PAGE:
The Conwy field located in the East Irish Sea has been developed as a tie-back to the existing Douglas Complex. Image: courtesy of Kotug.
The local equipment room (LER) module for the Conwy field was supplied by Mech Tool Engineering. Image: courtesy of Mech Tool Engineering Ltd.
Bibby Tethra was used for performing rig site clearance survey. Image: courtesy of Bibby Hydromap Limited.

The Conwy field, comprising Conwy and Corfe accumulations, is located in 110/12a in water depths of 33m in the East Irish Sea. The field lies 33km west of the UK coastline and 106km east of the UK and Irish meridian line.

Located in Liverpool Bay, the field is 12km to the north-west of the Douglas platform, which will be used to support the field’s development.

The operator, EOGUK, was awarded a license for the Conwy field in 2007. A field development plan for Conwy and Corfe was approved by the UK Department of Energy and Climate Change in 2012. An appraisal well drilled in 2013, however, determined the Corfe prospect to be commercially non-viable leading the operator to decide not to proceed with the development of the Corfe field.

The first oil from the Conwy field was reached in March 2016.

Reserves and discovery of Conwy field

An exploratory well was drilled by EOGUK in 2009, which successfully confirmed the crude oil discovery, Conwy field. Another appraisal well was drilled in 2013 using the ENSCO 80 jack-up drilling rig in Conwy South and Corfe reservoirs to conduct further appraisals.

The Conwy development drilling programme commenced after the drilling campaign ended with the well being plugged and permanently abandoned.

Conwy is estimated to hold recoverable reserves of 15.8m barrels of oil.

Conwy field development details

The Conwy field is developed as a tie-back to Douglas Complex, which is operated by ENI Liverpool Bay Operating Company and located in Block 110/13b.

The development plan comprises a normally unattended installation (NUI) and three platform production wells. A water injection well has been drilled to aid production from the field, while an injection well is drilled separately for condensate disposal.

A 12km-long production flowline is used to tie the NUI to the Douglas Complex along with a water injection pipeline, condensate line, and electrohydraulic control and chemical injection umbilical of the same length.

A standard jack-up drilling rig was used for drilling the production and water injection wells. The oil produced from the field is processed at the Douglas Complex after being mixed at the NUI manifold. The Douglas complex has also undergone modifications to process the additional produce from the Conwy field.

Field infrastructure

Offshore development activities on the Conwy field started in 2012 with the installation of the NUI. It was followed by the installation of an 8in diameter production flowline, an 8in diameter water injection flowline and a 3in diameter reject condensate flowline affixed to the production flowline. The subsea infrastructure also included power, control and chemical injection umbilicals. The entire infrastructure was installed but not hooked-up.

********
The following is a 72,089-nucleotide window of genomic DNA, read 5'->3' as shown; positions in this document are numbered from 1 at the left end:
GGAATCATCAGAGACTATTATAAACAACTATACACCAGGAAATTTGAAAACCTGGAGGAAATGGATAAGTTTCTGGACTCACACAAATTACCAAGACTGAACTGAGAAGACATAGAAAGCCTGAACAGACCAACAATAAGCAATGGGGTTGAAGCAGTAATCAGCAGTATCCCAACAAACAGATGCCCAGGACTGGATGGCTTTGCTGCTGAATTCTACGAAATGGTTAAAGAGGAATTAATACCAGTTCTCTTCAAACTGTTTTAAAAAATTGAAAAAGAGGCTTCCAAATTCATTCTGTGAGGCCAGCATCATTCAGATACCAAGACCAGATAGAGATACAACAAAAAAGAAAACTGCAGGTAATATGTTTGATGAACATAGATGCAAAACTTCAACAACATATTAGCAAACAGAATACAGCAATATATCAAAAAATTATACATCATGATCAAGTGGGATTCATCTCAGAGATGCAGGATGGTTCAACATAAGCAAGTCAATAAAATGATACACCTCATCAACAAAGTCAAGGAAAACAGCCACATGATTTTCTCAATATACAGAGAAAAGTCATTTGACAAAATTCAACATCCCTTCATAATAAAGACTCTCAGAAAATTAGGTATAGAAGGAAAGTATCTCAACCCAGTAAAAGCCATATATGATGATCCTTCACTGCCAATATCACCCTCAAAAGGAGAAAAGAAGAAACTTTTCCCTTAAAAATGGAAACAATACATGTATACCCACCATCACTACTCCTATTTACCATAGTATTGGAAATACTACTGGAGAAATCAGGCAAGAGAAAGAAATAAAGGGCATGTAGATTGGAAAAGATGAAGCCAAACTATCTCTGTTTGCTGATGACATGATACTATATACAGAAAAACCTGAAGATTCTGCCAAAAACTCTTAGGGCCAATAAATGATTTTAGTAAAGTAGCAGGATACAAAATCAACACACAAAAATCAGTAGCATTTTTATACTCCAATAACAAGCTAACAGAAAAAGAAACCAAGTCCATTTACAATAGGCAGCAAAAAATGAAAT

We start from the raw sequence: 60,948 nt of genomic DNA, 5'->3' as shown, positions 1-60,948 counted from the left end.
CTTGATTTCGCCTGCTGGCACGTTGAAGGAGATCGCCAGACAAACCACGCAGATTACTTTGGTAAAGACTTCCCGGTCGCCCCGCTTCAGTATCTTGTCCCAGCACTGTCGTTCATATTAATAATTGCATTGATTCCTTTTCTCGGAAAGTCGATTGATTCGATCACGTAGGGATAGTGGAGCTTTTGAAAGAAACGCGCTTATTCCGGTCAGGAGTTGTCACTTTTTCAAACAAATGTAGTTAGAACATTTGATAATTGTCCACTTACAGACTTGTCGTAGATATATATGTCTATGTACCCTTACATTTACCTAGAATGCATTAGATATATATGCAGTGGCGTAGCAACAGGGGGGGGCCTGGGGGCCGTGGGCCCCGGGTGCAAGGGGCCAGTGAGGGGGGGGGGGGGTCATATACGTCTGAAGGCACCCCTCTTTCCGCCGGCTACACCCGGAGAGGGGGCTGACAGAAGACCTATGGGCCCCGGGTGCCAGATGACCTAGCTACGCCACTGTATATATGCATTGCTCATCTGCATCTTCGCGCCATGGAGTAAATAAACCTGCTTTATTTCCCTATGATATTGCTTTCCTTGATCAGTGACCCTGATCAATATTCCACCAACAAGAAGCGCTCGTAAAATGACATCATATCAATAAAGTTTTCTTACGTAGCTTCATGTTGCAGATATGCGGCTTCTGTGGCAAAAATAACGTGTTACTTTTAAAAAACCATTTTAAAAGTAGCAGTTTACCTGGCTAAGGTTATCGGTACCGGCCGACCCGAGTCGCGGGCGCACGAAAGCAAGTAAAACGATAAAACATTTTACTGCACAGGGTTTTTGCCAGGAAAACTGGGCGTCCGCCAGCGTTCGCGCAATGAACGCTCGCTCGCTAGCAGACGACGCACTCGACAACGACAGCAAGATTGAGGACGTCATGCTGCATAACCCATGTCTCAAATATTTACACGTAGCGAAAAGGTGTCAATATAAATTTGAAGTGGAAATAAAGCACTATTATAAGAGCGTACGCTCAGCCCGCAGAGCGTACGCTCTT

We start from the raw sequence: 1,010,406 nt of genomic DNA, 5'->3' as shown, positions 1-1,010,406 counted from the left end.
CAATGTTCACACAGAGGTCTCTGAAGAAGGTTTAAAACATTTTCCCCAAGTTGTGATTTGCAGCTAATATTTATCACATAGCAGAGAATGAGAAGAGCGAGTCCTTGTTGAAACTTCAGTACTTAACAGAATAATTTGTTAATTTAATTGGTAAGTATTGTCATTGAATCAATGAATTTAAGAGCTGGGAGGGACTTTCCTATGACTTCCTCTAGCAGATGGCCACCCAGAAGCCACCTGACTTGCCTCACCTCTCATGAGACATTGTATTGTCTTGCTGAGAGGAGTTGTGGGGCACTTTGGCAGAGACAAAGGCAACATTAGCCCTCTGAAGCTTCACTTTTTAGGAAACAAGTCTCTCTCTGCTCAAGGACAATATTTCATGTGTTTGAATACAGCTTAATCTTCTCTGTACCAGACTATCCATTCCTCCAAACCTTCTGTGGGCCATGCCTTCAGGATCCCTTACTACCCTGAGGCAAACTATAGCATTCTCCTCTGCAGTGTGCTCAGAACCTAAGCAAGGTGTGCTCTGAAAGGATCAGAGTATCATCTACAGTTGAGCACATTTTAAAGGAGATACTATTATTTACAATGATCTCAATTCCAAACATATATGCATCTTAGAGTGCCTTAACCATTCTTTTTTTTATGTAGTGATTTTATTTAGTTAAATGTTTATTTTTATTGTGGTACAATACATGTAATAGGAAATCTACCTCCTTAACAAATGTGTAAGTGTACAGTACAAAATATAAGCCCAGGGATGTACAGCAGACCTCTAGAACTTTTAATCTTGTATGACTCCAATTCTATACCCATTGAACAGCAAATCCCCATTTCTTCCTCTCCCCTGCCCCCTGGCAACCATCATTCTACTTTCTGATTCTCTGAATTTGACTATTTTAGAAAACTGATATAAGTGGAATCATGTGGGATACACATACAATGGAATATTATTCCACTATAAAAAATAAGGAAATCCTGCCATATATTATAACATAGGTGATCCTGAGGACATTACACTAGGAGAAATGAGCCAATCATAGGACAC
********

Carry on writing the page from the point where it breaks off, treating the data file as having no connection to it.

The Conwy subsea flowlines were tested for leaks in 2013 after spool pieces were installed at either end of the flowlines, and have been flooded with seawater and remain in-situ for final hook-up and commissioning.

Seafox 1, a construction jack-up barge, and Matador III, a sheerleg, were jointly used for installing the Conwy platform in water depths of 32.5m.

Contractors involved with the Conwy field development

A design, procurement, construction, installation and hook-up contract was awarded to HSM Offshore for a wellhead platform and reception module. An installation contract was awarded to Technip that included welding and installation of production and water injection pipelines, umbilical, spools and leak testing.

M.C. Construction (Cleveland) was selected to provide fabrication, painting and delivery of the primary and secondary steelwork structures. Frames Group provided control and safeguarding equipment for the well head control panel.

A contract for rig site clearance survey was awarded to Bibby Hydromap, which comprised a clearance survey, a bathymetric and debris survey, a seabed level and debris survey, and a pipeline route survey.

The local equipment room (LER) module for the field was provided by Mech Tool Engineering, which was subcontracted by HSM. The contract covered design, manufacture and supply of a two-storey LER along with related structures, staircases, hand rails and transformer connection.

Orbis provided services for environmental permitting that comprised offshore permitting and regulatory support, oil pollution emergency planning and emergency response support, environmental impact assessment, and chemical hazard assessments.

Towing services for the field’s jacket and topside was performed by Kotug, while construction work during platform modification was completed by PD&MS Energy.